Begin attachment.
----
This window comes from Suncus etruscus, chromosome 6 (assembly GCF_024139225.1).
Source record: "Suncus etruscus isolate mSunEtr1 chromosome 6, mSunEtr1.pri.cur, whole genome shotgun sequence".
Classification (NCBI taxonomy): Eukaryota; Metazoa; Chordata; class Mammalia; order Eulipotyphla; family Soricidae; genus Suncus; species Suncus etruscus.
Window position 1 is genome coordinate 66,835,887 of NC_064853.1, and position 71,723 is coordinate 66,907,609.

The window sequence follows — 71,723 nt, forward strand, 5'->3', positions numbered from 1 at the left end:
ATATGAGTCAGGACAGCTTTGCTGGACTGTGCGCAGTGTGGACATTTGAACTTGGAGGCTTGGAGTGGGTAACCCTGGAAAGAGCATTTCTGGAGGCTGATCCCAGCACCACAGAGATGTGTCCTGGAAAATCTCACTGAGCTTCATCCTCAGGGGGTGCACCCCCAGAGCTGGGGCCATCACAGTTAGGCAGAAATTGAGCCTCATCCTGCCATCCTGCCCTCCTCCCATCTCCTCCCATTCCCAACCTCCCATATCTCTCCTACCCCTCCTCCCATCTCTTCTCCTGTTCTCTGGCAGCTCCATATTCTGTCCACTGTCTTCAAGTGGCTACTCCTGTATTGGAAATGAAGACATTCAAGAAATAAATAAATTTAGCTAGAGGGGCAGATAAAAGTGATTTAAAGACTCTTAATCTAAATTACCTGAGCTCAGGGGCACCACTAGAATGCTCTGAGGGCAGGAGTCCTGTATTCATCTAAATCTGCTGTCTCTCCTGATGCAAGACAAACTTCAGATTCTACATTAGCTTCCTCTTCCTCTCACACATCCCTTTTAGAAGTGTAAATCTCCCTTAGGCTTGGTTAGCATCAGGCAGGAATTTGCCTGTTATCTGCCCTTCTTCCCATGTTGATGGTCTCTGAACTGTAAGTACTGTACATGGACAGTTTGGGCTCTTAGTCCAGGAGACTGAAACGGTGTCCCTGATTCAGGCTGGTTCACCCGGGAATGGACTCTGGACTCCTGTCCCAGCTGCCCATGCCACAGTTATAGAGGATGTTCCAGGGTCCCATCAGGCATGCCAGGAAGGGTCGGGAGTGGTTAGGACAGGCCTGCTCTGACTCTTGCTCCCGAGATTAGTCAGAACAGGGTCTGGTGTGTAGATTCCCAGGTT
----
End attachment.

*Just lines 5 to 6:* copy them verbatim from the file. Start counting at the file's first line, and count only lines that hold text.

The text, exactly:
The window sequence follows — 71,723 nt, forward strand, 5'->3', positions numbered from 1 at the left end:
ATATGAGTCAGGACAGCTTTGCTGGACTGTGCGCAGTGTGGACATTTGAACTTGGAGGCTTGGAGTGGGTAACCCTGGAAAGAGCATTTCTGGAGGCTGATCCCAGCACCACAGAGATGTGTCCTGGAAAATCTCACTGAGCTTCATCCTCAGGGGGTGCACCCCCAGAGCTGGGGCCATCACAGTTAGGCAGAAATTGAGCCTCATCCTGCCATCCTGCCCTCCTCCCATCTCCTCCCATTCCCAACCTCCCATATCTCTCCTACCCCTCCTCCCATCTCTTCTCCTGTTCTCTGGCAGCTCCATATTCTGTCCACTGTCTTCAAGTGGCTACTCCTGTATTGGAAATGAAGACATTCAAGAAATAAATAAATTTAGCTAGAGGGGCAGATAAAAGTGATTTAAAGACTCTTAATCTAAATTACCTGAGCTCAGGGGCACCACTAGAATGCTCTGAGGGCAGGAGTCCTGTATTCATCTAAATCTGCTGTCTCTCCTGATGCAAGACAAACTTCAGATTCTACATTAGCTTCCTCTTCCTCTCACACATCCCTTTTAGAAGTGTAAATCTCCCTTAGGCTTGGTTAGCATCAGGCAGGAATTTGCCTGTTATCTGCCCTTCTTCCCATGTTGATGGTCTCTGAACTGTAAGTACTGTACATGGACAGTTTGGGCTCTTAGTCCAGGAGACTGAAACGGTGTCCCTGATTCAGGCTGGTTCACCCGGGAATGGACTCTGGACTCCTGTCCCAGCTGCCCATGCCACAGTTATAGAGGATGTTCCAGGGTCCCATCAGGCATGCCAGGAAGGGTCGGGAGTGGTTAGGACAGGCCTGCTCTGACTCTTGCTCCCGAGATTAGTCAGAACAGGGTCTGGTGTGTAGATTCCCAGGTT